This last part of the chapter on Web Standards in Dreamweaver shows you how to create a layout with a banner at the top of the page and a navigation menu on the left side. (From the book ASP.NET Web Development with Macromedia Dreamweaver MX 2004, by Costas Hadjisotiriou, 2004, Apress, ISBN: 1590593480.)
Web Standards in Dreamweaver Part 3 - Revalidate Your Page in Dreamweaver (Page 4 of 12 )
In Edit -> Preferences -> Validator, select the check box to validate against XHTML Strict. Run Validate as XML again. This time you will get a list of errors shown with an exclamation mark inside a red circle, as shown in Figure 2-30.
Figure 2-30. Validator showing the errors
TIP -- You can also save this list (right-click on a PC or CMD-click on a Mac and select Save Results) or open the list in a browser (select Open Results in Browser), which is useful if you are validating a large document or entire site because you can use the list as a checklist to ensure that you caught all instances of invalid code.
The validator at the W3C site gives a similar list of errors, as shown in Figure 2-31.
Figure 2-31. W3C validator in a browser showing the errors
These “errors” are simply the tags and attributes that have been removed from the Strict DTD. They are mainly elements that handle how the document looks and therefore should be replaced with CSS. This list is very helpful in making your page validate against the XHTML Strict DTD because it gives you a quick way to see the deprecated elements. (The document validates as XHTML Transitional, so it conforms to the rules of being well formed.)
Table 2-1 shows the errors that the validator flagged and how these are solved.
Table 2-1. Validator Errors and Solutions
language is not declared for element script
This refers to
width is not declared for element td
This refers to
<td width="80">. The width attribute of the <td> tag has been deprecated because it can be replaced by CSS. All width attributes of table cells should be removed.
border is not declared for element img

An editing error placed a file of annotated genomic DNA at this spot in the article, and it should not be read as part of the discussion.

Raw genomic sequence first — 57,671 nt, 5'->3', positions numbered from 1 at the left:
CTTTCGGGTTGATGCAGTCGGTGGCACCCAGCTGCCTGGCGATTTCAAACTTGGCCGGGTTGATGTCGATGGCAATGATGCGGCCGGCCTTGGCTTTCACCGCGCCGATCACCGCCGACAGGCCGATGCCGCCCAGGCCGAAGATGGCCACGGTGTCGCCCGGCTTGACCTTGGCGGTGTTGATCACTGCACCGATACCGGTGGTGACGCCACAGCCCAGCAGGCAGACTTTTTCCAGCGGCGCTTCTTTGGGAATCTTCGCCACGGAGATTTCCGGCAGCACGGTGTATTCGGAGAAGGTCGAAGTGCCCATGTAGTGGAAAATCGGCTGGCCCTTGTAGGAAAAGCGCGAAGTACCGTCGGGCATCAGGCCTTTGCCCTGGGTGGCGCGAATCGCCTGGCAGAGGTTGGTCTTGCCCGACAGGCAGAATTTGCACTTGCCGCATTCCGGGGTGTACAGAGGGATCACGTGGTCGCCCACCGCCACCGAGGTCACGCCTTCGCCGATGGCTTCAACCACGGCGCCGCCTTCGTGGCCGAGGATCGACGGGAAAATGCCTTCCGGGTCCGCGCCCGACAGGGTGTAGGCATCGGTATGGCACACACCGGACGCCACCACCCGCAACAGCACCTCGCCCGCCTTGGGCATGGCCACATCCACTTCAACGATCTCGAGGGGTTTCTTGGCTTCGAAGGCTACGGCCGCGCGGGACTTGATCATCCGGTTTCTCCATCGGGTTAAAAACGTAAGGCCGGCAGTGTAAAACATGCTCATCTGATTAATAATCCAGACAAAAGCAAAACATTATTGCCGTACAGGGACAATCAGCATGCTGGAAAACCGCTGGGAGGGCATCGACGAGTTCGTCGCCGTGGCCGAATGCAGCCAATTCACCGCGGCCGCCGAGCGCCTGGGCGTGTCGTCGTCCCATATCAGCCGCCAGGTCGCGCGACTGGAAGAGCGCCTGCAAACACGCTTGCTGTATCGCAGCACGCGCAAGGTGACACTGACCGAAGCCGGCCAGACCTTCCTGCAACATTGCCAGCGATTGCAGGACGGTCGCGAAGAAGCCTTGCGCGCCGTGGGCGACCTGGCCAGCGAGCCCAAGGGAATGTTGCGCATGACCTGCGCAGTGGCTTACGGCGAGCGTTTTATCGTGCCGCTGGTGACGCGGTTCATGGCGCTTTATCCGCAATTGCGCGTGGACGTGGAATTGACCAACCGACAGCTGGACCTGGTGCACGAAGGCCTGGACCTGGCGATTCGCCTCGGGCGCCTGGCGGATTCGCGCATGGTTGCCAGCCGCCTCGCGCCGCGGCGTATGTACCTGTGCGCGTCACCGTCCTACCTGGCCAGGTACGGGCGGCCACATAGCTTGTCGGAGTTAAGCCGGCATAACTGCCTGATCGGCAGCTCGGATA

This refers to
<img border="0" [...] >. You might be accustomed to using border="0" to remove the unsightly border around images that are also links. It is possible to use CSS to do this, so border must be removed from all images.
name is not declared for element img
Dreamweaver MX inserts both a
name attribute and an id attribute when you name an image.
The name attribute is still used by older browsers and ensures backward compatibility, whereas the id attribute is the attribute in the specification. To use both is valid in XHTML Transitional, but in Strict the deprecated name attribute has to go.
After removing these deprecated attributes you should find that your page validates as XHTML 1.0 Strict, but it looks a bit funny—the banner is shorter and there are big blue borders around the images. You can fix this by replacing the deprecated attributes with CSS.
Remove Borders Around Images
In the days of HTML, you would use border="0" to remove borders from images with links; now you can create the same effect with CSS.
1. Open the New Style dialog box, click the Tag (redefines the look of a specific tag) radio button, and select img in the Tag drop-down list, as shown in Figure 2-32. Then click OK.
Figure 2-32. Selecting img in the Tag drop-down list
2. Select the Border category in the CSS Style Definition dialog box. In the Style list, select the value none in the Top drop-down list and make sure that Same for all is checked, as shown in Figure 2-33.
Figure 2-33. CSS definitions for the image
3. Click OK. Your image borders disappear in the Dreamweaver Design view.
TIP -- Dreamweaver adds a border="0" attribute to any image that is a link. If you need to validate to XHTML Strict or simply do not want this attribute there, you will need to remove it.
This chapter is from ASP.NET Web Development with Macromedia Dreamweaver MX 2004, by Costas Hadjisotiriou (Apress, 2004, ISBN: 1590593480). Check it out at your favorite bookstore today.